What’s on the Menu
Field & Stream Online Editors

It takes lots of fuel to fly. According to studies conducted by Ducks Unlimited, migrating ducks spend up to 80 percent of daylight hours feeding. “When they’re not feeding,” says Scott Yaich, DU’s director of conservation programs, “they’re looking for food.” Yet too many waterfowlers know too little about which plants ducks favor–and where to find them. Here’s a primer:

**( Flooded Timber ) **Deer aren’t the only animals that love acorns. Wood ducks, mallards, and even occasional greenwing teal flock to flooded oak stands to feed. Size matters: Overcup oaks, for example, grow low in the floodplain but produce large, rough-shelled nuts that ducks shun. Focus instead on oaks with smaller acorns. “Nuttall and willow oaks produce acorns as big as a thumbnail-the perfect size for ducks,” Yaich says.

( Marshes, Above the Waterline ) The abundant seeds of wild rice and the tubers of duck potato are among the birds’ favorites. Both grow in shallow water near shore, and their visibility above the waterline makes them excellent indicators of good duck habitat. “Typically, if you see emergents, you know a marsh is worth investigating,” Yaich says. But finding weedy water is just the beginning. “It’s like fishing. You look for structure first, then move in for a closer inspection. But in this case, you’re looking for prime duck foods.” A field guide can help with identification.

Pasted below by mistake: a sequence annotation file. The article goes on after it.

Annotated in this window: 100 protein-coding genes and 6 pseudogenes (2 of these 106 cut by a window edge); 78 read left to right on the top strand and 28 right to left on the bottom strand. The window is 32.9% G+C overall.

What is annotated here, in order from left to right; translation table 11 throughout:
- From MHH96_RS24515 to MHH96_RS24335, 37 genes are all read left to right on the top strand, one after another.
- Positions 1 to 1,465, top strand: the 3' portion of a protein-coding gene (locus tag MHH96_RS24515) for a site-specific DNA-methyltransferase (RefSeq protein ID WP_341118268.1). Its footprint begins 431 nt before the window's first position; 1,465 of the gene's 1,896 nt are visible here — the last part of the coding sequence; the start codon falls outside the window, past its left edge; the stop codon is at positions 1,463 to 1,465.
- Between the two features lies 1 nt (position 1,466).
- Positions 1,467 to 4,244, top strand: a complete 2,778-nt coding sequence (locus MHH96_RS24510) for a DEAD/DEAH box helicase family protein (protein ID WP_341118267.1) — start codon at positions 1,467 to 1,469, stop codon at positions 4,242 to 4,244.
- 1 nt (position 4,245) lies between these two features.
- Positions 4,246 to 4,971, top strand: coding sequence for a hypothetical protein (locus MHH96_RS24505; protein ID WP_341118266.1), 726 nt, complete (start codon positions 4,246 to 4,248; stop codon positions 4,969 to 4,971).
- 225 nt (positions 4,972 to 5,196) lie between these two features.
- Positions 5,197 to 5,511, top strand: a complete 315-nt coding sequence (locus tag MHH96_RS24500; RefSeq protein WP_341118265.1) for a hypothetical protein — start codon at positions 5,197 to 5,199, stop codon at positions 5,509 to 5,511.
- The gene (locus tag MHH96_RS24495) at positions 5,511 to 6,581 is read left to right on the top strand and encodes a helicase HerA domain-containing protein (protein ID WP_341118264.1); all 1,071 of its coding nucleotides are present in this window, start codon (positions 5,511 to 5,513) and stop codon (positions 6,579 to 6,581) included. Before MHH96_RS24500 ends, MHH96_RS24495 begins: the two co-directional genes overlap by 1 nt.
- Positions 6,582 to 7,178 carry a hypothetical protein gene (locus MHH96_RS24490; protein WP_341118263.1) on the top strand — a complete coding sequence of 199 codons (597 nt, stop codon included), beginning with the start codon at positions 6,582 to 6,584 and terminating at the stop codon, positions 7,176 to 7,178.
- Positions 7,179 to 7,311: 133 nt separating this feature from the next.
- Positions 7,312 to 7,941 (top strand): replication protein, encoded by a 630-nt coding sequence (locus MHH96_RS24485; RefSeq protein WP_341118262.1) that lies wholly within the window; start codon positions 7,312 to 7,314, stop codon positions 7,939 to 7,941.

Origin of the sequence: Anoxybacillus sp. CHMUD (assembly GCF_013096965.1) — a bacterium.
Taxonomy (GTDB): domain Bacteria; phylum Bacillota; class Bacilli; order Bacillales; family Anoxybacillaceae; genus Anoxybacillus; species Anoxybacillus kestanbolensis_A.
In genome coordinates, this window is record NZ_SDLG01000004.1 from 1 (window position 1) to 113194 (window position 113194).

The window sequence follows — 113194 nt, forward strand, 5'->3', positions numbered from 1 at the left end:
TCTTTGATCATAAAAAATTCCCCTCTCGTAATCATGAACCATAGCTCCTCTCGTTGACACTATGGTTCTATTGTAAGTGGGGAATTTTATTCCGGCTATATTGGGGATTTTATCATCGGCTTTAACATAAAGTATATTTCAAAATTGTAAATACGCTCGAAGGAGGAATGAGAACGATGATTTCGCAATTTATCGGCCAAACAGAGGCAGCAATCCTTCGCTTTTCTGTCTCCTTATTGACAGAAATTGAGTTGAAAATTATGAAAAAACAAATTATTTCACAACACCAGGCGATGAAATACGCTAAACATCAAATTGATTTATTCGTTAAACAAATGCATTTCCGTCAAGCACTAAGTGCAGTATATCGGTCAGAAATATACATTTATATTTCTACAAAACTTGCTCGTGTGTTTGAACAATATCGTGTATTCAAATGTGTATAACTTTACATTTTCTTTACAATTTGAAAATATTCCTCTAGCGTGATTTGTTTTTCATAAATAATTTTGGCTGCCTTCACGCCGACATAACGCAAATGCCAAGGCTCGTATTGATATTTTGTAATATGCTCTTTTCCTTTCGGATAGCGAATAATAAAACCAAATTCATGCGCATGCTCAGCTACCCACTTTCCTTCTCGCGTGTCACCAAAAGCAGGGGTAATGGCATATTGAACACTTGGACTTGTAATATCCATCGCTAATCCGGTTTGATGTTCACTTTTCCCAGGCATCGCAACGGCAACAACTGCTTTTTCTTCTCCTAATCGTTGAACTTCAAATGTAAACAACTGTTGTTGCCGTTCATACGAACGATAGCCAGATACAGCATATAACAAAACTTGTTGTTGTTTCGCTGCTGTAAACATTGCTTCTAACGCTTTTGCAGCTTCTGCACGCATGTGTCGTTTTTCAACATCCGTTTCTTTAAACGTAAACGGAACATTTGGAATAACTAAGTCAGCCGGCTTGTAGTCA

**( Marshes, Below the Waterline ) **Marsh stalwarts such as eel grass, wild celery, and pondweed attract waterfowl in two ways. Vegetation and seeds growing underwater or floating near the surface are rich sources of carbohydrates; they also shelter aquatic invertebrates–bugs, snails, and insect larvae–that provide protein. Some species of pondweed also have tubers that grow just beneath the mud, drawing divers. “Look for clear, shallow water,” Yaich says. “These plants need sunlight, and the clearer the water, the better the production of seeds and vegetation.”

**( Moist Soil) **Wet, open areas such as washed-out corners of cropfields or forest clearings prone to flooding can harbor seed-rich grasses, rushes, and sedges. Chufa, a common sedge with nutlike tubers, is a particular favorite. Smartweed and wild millet also thrive under moist conditions. While such habitat is usually limited to remnants in farmlands and forests, state agencies often flood entire fields in the spring to spur weed growth and again in the fall to provide habitat. Call your state agency for details.

( Cropfields ) “Some of the easiest foods for hunters to focus on are farm grains,” Yaich says. Whether it’s wheat and barley in the North, corn and grain sorghums such as milo in the Midwest, or rice in the South, waterfowl readily adapt to farm feed. Japanese millet, a domesticated variant of wild millet, is popular with ducks but overlooked by hunters. While some ducks will browse dry fields, flooded croplands are a better bet. Look especially for late-planted fields, which were likely washed out in spring. If fall rains hit these flood-prone areas again, ducks will find the combination of water and standing grain irresistible.